1708's new director, Peter Calvert, aims to embrace the community while challenging it with difficult art.
Provoking a Reaction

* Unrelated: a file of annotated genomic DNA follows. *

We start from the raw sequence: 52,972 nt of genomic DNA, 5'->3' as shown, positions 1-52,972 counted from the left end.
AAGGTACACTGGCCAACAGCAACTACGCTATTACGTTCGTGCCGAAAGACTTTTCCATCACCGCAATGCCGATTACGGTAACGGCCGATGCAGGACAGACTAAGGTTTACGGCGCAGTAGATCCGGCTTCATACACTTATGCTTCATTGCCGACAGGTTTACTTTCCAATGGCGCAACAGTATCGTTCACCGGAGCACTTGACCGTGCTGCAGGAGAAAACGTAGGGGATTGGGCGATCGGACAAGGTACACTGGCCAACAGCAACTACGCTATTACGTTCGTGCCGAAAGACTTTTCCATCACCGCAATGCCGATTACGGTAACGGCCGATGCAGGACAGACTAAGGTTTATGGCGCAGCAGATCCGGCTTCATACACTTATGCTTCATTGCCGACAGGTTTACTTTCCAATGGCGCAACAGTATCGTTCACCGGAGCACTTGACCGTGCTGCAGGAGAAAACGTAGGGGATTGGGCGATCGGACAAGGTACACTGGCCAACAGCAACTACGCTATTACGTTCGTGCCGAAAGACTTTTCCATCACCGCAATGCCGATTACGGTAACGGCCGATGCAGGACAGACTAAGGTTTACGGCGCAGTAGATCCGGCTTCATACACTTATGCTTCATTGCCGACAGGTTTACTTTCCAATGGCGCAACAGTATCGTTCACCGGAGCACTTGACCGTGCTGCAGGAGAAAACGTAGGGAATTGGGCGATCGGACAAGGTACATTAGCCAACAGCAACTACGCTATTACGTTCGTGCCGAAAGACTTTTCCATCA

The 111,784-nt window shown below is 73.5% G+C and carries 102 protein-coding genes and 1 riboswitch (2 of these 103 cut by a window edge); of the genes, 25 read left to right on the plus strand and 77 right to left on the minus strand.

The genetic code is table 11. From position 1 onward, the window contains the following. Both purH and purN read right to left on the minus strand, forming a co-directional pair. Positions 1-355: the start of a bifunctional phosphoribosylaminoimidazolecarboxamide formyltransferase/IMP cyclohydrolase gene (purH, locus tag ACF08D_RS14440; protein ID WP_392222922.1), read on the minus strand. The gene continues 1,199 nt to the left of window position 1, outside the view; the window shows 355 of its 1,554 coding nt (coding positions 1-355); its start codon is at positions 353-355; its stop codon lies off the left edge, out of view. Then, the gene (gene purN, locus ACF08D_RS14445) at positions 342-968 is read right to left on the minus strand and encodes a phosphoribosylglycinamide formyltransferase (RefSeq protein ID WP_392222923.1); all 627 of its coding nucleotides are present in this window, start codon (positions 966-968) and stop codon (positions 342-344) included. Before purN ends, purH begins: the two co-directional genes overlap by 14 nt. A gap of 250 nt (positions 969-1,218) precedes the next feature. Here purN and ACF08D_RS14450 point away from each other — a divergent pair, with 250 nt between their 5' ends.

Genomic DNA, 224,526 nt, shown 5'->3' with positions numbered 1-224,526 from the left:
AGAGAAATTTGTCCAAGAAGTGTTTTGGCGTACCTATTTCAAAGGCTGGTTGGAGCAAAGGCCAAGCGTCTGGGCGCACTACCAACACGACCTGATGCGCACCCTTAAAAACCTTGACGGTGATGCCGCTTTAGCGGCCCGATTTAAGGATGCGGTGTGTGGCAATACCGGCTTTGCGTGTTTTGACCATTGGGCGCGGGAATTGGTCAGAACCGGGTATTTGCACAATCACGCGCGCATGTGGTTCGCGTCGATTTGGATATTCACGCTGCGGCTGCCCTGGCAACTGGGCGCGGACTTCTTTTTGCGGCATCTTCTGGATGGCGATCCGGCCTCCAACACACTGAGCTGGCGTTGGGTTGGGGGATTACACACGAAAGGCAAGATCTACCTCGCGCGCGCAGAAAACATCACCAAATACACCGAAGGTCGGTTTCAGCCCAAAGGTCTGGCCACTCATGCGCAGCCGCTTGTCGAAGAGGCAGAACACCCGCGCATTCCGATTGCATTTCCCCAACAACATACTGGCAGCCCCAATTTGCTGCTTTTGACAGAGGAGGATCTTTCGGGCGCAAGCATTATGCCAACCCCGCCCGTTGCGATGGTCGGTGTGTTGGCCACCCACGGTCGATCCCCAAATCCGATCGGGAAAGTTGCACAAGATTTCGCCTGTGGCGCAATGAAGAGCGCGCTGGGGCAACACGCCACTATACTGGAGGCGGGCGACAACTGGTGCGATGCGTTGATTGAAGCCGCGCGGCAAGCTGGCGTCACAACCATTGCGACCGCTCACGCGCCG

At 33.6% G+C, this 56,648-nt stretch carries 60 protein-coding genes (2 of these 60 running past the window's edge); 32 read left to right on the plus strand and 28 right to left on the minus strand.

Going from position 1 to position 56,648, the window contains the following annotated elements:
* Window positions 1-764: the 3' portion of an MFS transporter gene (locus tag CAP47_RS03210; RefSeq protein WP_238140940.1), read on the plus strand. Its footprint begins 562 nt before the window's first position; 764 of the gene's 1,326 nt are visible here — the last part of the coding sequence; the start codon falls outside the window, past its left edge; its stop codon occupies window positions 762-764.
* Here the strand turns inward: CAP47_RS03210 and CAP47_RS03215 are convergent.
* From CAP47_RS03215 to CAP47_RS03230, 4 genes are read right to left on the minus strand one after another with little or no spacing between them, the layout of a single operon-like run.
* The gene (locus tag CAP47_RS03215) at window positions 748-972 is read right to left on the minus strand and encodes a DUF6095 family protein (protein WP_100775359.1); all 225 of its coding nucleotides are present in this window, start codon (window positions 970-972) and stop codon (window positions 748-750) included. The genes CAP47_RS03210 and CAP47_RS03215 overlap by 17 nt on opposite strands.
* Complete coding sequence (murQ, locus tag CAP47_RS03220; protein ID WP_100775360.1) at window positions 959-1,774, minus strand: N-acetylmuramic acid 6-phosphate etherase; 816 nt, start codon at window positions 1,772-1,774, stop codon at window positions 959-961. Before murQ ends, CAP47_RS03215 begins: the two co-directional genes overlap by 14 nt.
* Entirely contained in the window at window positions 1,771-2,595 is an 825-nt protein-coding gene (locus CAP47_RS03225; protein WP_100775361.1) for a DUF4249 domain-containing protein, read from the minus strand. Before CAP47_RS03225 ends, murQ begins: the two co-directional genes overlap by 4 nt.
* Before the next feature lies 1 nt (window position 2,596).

What hooked Peter Calvert into visual arts was the chance to provoke a reaction. Once a shy poet who kept his work in a notebook, Calvert remembers becoming instantly hooked on the in-your-face feedback when he began exhibiting his pottery. And it's still that chance to generate a reaction in people that makes him relish being the new head of 1708 Gallery, the oldest, artist-run gallery in the country. For Calvert, providing leadership to 1708 amounts to protecting a vital public service. Right now, he says, an increasing number of arts organizations are shying away from presenting work that one group or another might consider unpleasant. "It's awful when people shut down and retreat into their little boxes and hide away because of fear that an audience won't process anything or see anything challenging," he laments. "Clearly, it's our mission to be a place where difficult work can be shown. The world is difficult, human relations are difficult. Unless you confront these difficulties and express them straight-on, they're only going to pop up someplace else." That doesn't mean Calvert deals only in manifesto. Instead, what he sees at 1708 is an opportunity to strike a smart balance between embracing community and having the guts to challenge it. Take the "Go Fish" project, a community-friendly initiative undertaken in cooperation with the city of Richmond that will make its debut in May. That's when you can expect to find 5-foot polyurethane fish sculptures popping up all over the city, each one created by a local artist. Sure, it's probably not groundbreaking, aggressive social commentary unless you're passionate about the resurgence of rockfish in the James River. But it's a way to keep contemporary art present in the lives of everyday people and to do it by creating far-flung partnerships in that effort. When else would organizations such as the Chesapeake Bay Association, Catholic Charities and Target work on a common project? "I was really attracted to this idea put forward locally by our board member Susan Jamieson to bring together the nonprofit and the for-profit sector as partners around art," Calvert says. "To get across the idea that art can be, and should be, out in the public." Creating large-scale collaborations is his M.O., actually. Growing up in East Harlem, later studying art at Kansas City Art Institute, Calvert most recently worked as a university gallery director in Tyler, Texas. He has shown or curated work across the country and around the globe in places such as South Africa, Korea, Canada and Japan. And a lot of it has been large-scale, calling on the voices of many artists. Among his favorite projects is a 28-artist installation of woodcut prints built around the broad theme of the Mississippi levee project and the birth of blues music. Specifically, Calvert focused on the fortuitous first recordings of blues master Muddy Waters by John and Alan Lomax in 1941 recordings that were completely accidental since the folk singer the Lomax brothers really wanted to find had been poisoned two years earlier. In asking the artists to interpret the theme, Calvert found that "every day was Christmas" as he'd unwrap each of their packages to see what had emerged. Eventually, the work was displayed in nine locations in three countries. Calvert considers that project, and all curatorial work, to be like building a gigantic, exciting puzzle. Right now, his master plot for 1708 includes expanding the number and quality of artist applications to show work in the gallery. He's after technical virtuosity, and he's an admitted sucker for texture and composition. But in the end, it's his instinctive response that seals the deal. "Mostly, I look for work that makes people stop and say 'Ooh,' 'Why,' or 'I never would have thought of that,'" he explains. Further down the line, Calvert is taking aim at bringing diversity to what Richmonders put on their visual and intellectual plate. "I'd like for people in Richmond to see not only the wonderful art that's being done locally in Richmond, but also to see what's being done outside of Virginia," he says. "I'd like us to become a place that people put on their A-list of places to show work. A place where they know people care about and see art." All signs seem encouraging right now. For him, 1708's fiery chemistry is the key starting point to push the organization to its next level. "There are two extremes when you talk about arts organizations," he jokes. "You can have the totally artist-run board in an old industrial warehouse with one light bulb burning and the members refusing to talk to anybody without a communiqué. They have complete independence and a following. Then, on the other hand, you have places like the Metropolitan [Museum of Art] with a board of directors that doesn't make art at all, and who have the luxury of working with conveniently dead artists. They deal with work that already fits into safe, recognizable categories. Really, in the middle is where it gets interesting. You get this mix of artists and community members who have set their roots down in a city and marked their territory. They say, 'Yes, we want to do art here. We want to say something here. We want the best artists here.' And I think 1708 is that kind of
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